GB Sciences is seeking a patent for marijuana-based mixtures capable of preventing and treating several inflammatory disorders, including inflammatory bowel disease (IBD).
The patent application involves using cannabinoid-containing complex mixtures (CCCM) to disrupt the signaling pathways of immune cells that play a role in inflammatory diseases starting and continuing. It the second application for a life-sciences invention by GB Sciences’s subsidiary, Growblox Life Sciences.
GB Sciences said its cannabis-based therapies may be an effective way to treat the inflammatory diseases that impose a serious health and economic burden on the United States — a cost it put at over $200 billion a year.
“Although inflammatory reactions are a necessary part of human immunity in some situations (e.g., fighting pathogens), humans (and animals) suffer from multiple inflammatory disorders involving hyper-inflammatory responses. Our novel CCCM strategically target multiple arms of these hyper-inflammatory responses in parallel for maximal effect, rather than inhibiting a single arm like other commonly available anti-inflammatory therapies,” Andrea Small-Howard, GB Sciences’s chief science officer, said in a press release.
“For example, anti-histamines are partly effective, but leave untouched those inflammatory pathways that lead to release of other pro-inflammatory mediators, such as bioactive lipids and cytokines. GB Sciences’ approach is to simultaneously target as many inflammatory outputs as possible with our CCCM, leading to more comprehensive relief from tissue inflammation.”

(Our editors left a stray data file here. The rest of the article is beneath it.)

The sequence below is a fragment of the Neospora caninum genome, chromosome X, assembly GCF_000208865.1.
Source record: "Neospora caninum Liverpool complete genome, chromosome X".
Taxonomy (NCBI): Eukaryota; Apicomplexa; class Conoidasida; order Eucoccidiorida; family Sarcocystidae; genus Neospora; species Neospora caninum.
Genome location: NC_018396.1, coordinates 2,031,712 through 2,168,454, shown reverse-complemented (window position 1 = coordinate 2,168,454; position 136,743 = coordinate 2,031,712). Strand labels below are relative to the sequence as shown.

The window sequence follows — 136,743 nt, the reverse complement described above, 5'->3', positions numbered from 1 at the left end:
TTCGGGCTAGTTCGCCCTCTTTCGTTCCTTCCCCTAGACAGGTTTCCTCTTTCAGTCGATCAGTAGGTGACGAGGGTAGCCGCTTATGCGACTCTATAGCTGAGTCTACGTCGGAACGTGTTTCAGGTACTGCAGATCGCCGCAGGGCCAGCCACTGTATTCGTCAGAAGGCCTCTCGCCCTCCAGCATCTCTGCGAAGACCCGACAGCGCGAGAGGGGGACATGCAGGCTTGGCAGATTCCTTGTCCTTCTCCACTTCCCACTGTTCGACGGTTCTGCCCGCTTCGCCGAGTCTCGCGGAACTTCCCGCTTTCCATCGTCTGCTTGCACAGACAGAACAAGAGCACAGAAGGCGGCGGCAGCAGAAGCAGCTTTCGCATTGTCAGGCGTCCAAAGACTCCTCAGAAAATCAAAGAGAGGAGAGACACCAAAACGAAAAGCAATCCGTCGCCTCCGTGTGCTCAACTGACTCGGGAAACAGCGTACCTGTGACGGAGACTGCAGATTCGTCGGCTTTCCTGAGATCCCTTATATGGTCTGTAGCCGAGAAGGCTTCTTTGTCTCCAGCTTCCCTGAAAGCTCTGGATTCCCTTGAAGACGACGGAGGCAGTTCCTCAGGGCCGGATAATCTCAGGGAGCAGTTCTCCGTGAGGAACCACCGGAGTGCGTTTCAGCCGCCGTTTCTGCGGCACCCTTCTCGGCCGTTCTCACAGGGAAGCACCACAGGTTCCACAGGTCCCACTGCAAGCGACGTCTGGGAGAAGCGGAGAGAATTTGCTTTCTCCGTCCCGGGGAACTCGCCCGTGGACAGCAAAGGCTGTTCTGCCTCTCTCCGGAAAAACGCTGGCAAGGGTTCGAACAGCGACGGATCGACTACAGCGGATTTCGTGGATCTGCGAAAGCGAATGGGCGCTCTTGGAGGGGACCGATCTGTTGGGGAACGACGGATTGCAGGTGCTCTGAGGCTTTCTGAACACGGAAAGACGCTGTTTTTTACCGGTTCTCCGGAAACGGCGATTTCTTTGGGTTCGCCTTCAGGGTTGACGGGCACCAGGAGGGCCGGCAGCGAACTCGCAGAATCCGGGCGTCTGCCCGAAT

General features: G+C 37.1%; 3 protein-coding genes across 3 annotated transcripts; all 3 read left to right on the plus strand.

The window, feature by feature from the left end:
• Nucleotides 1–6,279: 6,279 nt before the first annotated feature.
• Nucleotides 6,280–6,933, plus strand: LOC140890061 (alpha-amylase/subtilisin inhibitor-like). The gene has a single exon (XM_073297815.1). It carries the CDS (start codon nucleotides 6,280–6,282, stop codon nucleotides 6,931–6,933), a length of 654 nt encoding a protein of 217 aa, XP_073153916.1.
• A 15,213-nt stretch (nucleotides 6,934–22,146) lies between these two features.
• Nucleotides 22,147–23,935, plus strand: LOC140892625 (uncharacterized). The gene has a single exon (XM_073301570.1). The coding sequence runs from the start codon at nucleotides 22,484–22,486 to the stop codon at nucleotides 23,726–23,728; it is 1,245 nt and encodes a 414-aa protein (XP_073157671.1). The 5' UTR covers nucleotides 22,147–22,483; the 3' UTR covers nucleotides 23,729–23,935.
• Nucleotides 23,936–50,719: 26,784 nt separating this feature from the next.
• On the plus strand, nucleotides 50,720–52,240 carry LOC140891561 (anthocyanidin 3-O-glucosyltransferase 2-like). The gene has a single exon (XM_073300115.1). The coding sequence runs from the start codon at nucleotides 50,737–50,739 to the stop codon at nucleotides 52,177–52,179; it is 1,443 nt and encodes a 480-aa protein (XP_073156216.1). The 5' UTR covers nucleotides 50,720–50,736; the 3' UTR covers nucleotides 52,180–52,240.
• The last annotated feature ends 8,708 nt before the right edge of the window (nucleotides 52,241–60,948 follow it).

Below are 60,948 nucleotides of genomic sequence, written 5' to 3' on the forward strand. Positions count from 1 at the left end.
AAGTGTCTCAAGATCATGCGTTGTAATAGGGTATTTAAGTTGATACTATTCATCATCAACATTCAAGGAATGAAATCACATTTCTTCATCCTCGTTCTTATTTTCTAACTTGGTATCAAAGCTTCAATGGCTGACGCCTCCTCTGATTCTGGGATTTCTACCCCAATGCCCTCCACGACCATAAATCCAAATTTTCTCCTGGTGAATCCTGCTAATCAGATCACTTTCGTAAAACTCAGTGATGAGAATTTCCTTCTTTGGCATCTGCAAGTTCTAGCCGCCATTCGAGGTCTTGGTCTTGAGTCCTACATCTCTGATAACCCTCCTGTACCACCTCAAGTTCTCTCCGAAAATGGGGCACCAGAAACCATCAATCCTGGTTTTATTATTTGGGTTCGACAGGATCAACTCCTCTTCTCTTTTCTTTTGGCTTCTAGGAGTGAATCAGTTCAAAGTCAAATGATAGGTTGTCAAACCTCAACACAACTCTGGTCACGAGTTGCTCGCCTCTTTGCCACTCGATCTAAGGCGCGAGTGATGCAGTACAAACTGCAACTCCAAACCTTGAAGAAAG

The company said it is developing cannabis-based products for both inflammatory and non-inflammatory diseases.
“GB Sciences is committed to developing cannabis-based therapies for inflammatory disorders that affect large numbers of patients (arthritis, dermatitis, allergic asthma, eczema, IBD, Crohn’s disease, etc.). Our CCCM products will be developed to the same efficacy and safety standards as other commercially available anti-inflammatory therapies; however, cannabis-based medicines often have more favorable side effect profiles than traditional pharmaceuticals.” said John Poss, GB Sciences’s CEO.
IBD affected 1.4 million Americans in 2012, according to the Crohn’s and Colitis Foundation of America. The term covers chronic or recurring immune response and inflammation of the gastrointestinal tract, including Crohn’s disease and ulcerative colitis.
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